Malden died of natural causes surrounded by his family at his Brentwood
home, they told the Academy of Motion Picture Arts & Sciences. He served as
the academy’s president from 1989-92.
“Karl lived a rich, full life,” Academy president Sid Ganis said. “He has
the greatest and most loving family; a career that has spanned the spectrum
of the arts from theater to film and television, to some very famous
While he tackled a variety of characters over the years, he was often seen
in working-class garb or military uniform. His authenticity in grittier
roles came naturally: He was the son of a Czech mother and a Serbian father,
and worked for a time in the steel mills of Gary, Ind., after dropping out
Malden said he got his celebrated bulbous nose when he broke it a couple of
times playing basketball or football, joking that he was “the only actor in
Hollywood whose nose qualifies him for handicapped parking.” He liked to say
he had “an open-hearth face.”
Malden won a supporting actor Oscar in 1951 for his role as Blanche DuBois’
naive suitor Mitch in “A Streetcar Named Desire”
He was nominated again as best supporting actor in 1954 for his performance
as Father Corrigan, a fearless, friend-of-the-workingman priest in “On the
Waterfront.” In both movies, he costarred with Marlon Brando.
Among his other memorable roles were: “Birdman of Alcatraz” opposite Burt
Lancaster; “I Confess” with Montgomery Clift; “How the West Was Won;” and
“The Cincinnati Kid” opposite Steve McQueen and Edward G. Robinson.
His more than 50 credits included “Patton,” in which he played Gen. Omar
Bradley, “Pollyanna,” “Fear Strikes Out,” “The Sting II,” “Bombers B-52,”
“Cheyenne Autumn,” and “All Fall Down.”
One of his most controversial films was “Baby Doll” in 1956, in which he
played a dullard husband whose child bride is exploited by a businessman. It
was condemned by the Catholic Legion of Decency for what was termed its
“carnal suggestiveness.” The story was by “Streetcar” author Tennessee
Malden gained perhaps his greatest fame as Lt. Mike Stone in the 1970s
television show “The Streets of San Francisco,” in which Michael Douglas
played the veteran detective’s junior partner.
Douglas was 28 when he earned his first major break on the detective series
with Malden, who was 60. Douglas saluted Malden last month as a key mentor
when the older actor received the American Film Institute’s Lifetime
Achievement Award, an event to be televised July 19 on the TV Land channel.
In the ’70s, Malden gained a lucrative 21-year sideline and a place in pop
culture with his “Don’t leave home without them” ads for American Express
“The Streets of San Francisco” earned him five Emmy nominations. He won one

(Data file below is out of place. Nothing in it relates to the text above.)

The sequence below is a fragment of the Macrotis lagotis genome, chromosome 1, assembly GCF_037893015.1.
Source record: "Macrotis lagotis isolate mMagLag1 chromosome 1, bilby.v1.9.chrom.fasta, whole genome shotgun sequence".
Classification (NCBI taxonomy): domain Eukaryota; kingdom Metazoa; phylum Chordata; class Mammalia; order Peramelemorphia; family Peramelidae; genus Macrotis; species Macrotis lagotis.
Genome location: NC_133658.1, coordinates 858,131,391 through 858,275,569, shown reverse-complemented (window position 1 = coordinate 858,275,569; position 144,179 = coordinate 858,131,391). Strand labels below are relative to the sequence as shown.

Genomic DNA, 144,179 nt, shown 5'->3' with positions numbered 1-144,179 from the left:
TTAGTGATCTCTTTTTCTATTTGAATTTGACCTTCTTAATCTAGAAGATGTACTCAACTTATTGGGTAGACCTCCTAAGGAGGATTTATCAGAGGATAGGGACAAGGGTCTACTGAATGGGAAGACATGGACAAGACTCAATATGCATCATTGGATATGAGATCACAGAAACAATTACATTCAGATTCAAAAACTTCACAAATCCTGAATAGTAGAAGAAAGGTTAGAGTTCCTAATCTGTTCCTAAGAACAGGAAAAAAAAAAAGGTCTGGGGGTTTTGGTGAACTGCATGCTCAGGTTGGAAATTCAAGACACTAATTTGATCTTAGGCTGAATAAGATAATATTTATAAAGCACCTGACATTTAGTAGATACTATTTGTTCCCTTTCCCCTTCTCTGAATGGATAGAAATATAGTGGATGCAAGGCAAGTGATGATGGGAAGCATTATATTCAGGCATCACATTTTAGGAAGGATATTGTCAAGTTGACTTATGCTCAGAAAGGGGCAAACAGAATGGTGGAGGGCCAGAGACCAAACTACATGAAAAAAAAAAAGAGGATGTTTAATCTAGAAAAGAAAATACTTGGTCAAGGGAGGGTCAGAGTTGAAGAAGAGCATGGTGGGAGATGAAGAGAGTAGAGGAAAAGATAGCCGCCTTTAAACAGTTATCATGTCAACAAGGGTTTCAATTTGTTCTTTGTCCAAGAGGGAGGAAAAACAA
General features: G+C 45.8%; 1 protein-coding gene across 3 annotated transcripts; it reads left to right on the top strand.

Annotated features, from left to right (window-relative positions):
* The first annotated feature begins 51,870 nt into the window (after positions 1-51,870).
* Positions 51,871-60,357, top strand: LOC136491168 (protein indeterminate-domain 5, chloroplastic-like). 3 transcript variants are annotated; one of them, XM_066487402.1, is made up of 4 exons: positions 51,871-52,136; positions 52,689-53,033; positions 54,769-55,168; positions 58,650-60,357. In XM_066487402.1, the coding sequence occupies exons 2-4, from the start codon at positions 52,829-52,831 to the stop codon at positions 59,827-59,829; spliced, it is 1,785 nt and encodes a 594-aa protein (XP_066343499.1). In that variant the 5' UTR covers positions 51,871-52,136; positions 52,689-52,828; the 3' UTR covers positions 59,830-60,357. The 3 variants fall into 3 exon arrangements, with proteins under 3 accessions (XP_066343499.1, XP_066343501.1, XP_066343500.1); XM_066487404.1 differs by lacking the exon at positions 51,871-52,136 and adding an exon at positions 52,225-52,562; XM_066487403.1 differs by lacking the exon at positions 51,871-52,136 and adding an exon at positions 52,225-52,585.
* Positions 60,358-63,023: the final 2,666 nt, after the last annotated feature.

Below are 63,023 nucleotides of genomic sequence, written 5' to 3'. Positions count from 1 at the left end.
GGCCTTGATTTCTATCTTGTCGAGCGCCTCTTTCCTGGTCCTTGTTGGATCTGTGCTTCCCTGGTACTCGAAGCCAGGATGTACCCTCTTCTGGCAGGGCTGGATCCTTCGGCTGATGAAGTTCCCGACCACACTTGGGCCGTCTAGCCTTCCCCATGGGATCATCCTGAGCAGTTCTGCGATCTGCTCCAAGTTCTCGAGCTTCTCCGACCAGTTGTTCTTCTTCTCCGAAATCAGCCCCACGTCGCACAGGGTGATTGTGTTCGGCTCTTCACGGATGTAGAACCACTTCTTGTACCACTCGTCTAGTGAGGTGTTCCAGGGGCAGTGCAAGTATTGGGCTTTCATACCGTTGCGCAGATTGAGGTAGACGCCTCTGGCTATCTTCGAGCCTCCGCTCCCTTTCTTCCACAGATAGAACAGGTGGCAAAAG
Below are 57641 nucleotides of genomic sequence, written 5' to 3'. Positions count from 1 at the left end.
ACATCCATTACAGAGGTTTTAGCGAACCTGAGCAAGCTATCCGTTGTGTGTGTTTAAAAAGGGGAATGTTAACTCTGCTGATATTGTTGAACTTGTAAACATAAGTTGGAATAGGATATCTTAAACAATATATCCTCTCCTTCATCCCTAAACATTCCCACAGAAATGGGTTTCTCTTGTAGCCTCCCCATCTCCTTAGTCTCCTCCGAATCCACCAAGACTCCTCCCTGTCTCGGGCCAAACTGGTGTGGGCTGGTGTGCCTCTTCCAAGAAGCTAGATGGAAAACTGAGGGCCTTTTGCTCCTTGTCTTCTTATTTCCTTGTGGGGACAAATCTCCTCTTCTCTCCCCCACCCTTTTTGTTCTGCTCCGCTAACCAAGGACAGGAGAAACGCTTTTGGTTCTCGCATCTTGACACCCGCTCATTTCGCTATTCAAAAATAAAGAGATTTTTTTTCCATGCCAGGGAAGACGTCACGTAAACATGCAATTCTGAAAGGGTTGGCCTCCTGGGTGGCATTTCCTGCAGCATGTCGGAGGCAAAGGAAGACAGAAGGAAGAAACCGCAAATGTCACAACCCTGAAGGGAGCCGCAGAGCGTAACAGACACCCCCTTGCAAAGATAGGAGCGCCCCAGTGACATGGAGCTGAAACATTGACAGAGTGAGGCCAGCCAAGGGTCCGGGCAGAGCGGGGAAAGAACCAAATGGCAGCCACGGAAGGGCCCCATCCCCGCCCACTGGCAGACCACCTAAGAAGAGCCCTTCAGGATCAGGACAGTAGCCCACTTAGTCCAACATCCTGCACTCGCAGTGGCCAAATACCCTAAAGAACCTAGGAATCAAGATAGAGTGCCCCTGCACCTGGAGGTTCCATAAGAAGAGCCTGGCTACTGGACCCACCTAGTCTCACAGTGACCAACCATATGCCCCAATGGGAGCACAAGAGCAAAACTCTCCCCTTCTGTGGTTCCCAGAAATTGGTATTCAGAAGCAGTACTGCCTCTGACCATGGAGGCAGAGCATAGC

for his role as a murder victim’s father out to bring his former son-in-law
to justice in the 1985 miniseries “Fatal Vision.” He and Saint played
husband and wife.
Malden played Barbra Streisand’s stepfather in the 1987 film “Nuts;” Adm.
Elmo Zumwalt Jr. in the 1988 TV film “My Father, My Son;” and Leon
Klinghoffer, the cruise ship passenger murdered by terrorists in 1985, in
the 1989 TV film “The Hijacking of the Achille Lauro.”
He acted sparingly in recent years, appearing in 2000 in a small role on
TV’s “The West Wing.”
In 2004, Malden received the Screen Actors Guild’s Lifetime Achievement
Award, telling the group in his acceptance speech that “this is the peak for
me.” He served on the acting union’s national board from 1963-72.
He was born Mladen Sekulovich in Chicago on March 22, 1912. Malden regretted
that in order to become an actor he had to change his name. He insisted that
Fred Gwynne’s character in “On the Waterfront” be named Sekulovich to honor
The family moved to Gary, Ind., when he was small. He quit his steel job
1934 to study acting at Chicago’s Goodman Theatre “because I wasn’t getting
anywhere in the mills,” he recalled.
“When I told my father, he said, ‘Are you crazy? You want to give up a good
job in the middle of the Depression?’ Thank god for my mother. She said to
give it a try.”
In 2005, the U.S. Postal Service honored Malden by naming the post office in
Brentwood to honor his achievement in film and his contributions to the
Citizens’ Stamp Advisory Committee, which meets to discuss ideas for stamp
Malden helped create the “Legends of Hollywood” stamp series that has
featured Marilyn Monroe, James Dean and Gary Cooper, and another celebrating
Hollywood’s behind-the-scenes workers.
“As a kid, all the letters that would come from the old country, he would
see the stamps and they always intrigued him,” said David Failor, executive
director of stamp services for the Postal Service. “He was such a regular
Malden and his wife, Mona, a fellow acting student at the Goodman, had one
of Hollywood’s longest marriages, having celebrated their 70th anniversary
“That was sort of the last goodbye,” said Saint, who attended a party in the
couple’s honor. “His wish was, ‘After I die, I don’t want you to do anything
but have a party.’ So another party is coming up.”
Besides his wife, Malden is survived by daughters Mila and Cara, his
sons-in-law, three granddaughters, and four great grandchildren.